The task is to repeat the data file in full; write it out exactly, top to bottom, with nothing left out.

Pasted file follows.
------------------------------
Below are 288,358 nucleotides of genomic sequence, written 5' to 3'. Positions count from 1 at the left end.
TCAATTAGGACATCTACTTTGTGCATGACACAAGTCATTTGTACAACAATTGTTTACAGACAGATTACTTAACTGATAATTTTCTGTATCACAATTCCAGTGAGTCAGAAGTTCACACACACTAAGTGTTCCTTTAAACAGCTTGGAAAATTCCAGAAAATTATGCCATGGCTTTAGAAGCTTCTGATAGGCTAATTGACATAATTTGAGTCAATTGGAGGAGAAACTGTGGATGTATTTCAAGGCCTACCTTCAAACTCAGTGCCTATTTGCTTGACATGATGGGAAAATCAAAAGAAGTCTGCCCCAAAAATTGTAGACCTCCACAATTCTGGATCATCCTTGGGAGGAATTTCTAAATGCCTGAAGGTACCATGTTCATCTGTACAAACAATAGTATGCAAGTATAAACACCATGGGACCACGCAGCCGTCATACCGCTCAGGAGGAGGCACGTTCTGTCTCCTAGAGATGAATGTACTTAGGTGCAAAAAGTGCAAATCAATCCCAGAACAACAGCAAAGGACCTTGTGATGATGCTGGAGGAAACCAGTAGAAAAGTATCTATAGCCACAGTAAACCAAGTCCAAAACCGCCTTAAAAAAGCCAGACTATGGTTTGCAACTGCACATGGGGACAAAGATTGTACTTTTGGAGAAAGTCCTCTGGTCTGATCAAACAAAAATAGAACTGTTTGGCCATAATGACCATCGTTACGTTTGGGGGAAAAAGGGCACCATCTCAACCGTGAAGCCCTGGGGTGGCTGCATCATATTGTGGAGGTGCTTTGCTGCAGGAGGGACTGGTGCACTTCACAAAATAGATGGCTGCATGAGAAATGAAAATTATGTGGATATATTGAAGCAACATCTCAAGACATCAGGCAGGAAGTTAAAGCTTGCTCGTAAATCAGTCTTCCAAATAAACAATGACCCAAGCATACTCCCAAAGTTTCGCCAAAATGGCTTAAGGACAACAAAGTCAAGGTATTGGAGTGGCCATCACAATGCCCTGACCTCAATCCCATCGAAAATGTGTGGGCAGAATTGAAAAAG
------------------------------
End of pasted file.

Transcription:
Below are 288,358 nucleotides of genomic sequence, written 5' to 3'. Positions count from 1 at the left end.
TCAATTAGGACATCTACTTTGTGCATGACACAAGTCATTTGTACAACAATTGTTTACAGACAGATTACTTAACTGATAATTTTCTGTATCACAATTCCAGTGAGTCAGAAGTTCACACACACTAAGTGTTCCTTTAAACAGCTTGGAAAATTCCAGAAAATTATGCCATGGCTTTAGAAGCTTCTGATAGGCTAATTGACATAATTTGAGTCAATTGGAGGAGAAACTGTGGATGTATTTCAAGGCCTACCTTCAAACTCAGTGCCTATTTGCTTGACATGATGGGAAAATCAAAAGAAGTCTGCCCCAAAAATTGTAGACCTCCACAATTCTGGATCATCCTTGGGAGGAATTTCTAAATGCCTGAAGGTACCATGTTCATCTGTACAAACAATAGTATGCAAGTATAAACACCATGGGACCACGCAGCCGTCATACCGCTCAGGAGGAGGCACGTTCTGTCTCCTAGAGATGAATGTACTTAGGTGCAAAAAGTGCAAATCAATCCCAGAACAACAGCAAAGGACCTTGTGATGATGCTGGAGGAAACCAGTAGAAAAGTATCTATAGCCACAGTAAACCAAGTCCAAAACCGCCTTAAAAAAGCCAGACTATGGTTTGCAACTGCACATGGGGACAAAGATTGTACTTTTGGAGAAAGTCCTCTGGTCTGATCAAACAAAAATAGAACTGTTTGGCCATAATGACCATCGTTACGTTTGGGGGAAAAAGGGCACCATCTCAACCGTGAAGCCCTGGGGTGGCTGCATCATATTGTGGAGGTGCTTTGCTGCAGGAGGGACTGGTGCACTTCACAAAATAGATGGCTGCATGAGAAATGAAAATTATGTGGATATATTGAAGCAACATCTCAAGACATCAGGCAGGAAGTTAAAGCTTGCTCGTAAATCAGTCTTCCAAATAAACAATGACCCAAGCATACTCCCAAAGTTTCGCCAAAATGGCTTAAGGACAACAAAGTCAAGGTATTGGAGTGGCCATCACAATGCCCTGACCTCAATCCCATCGAAAATGTGTGGGCAGAATTGAAAAAG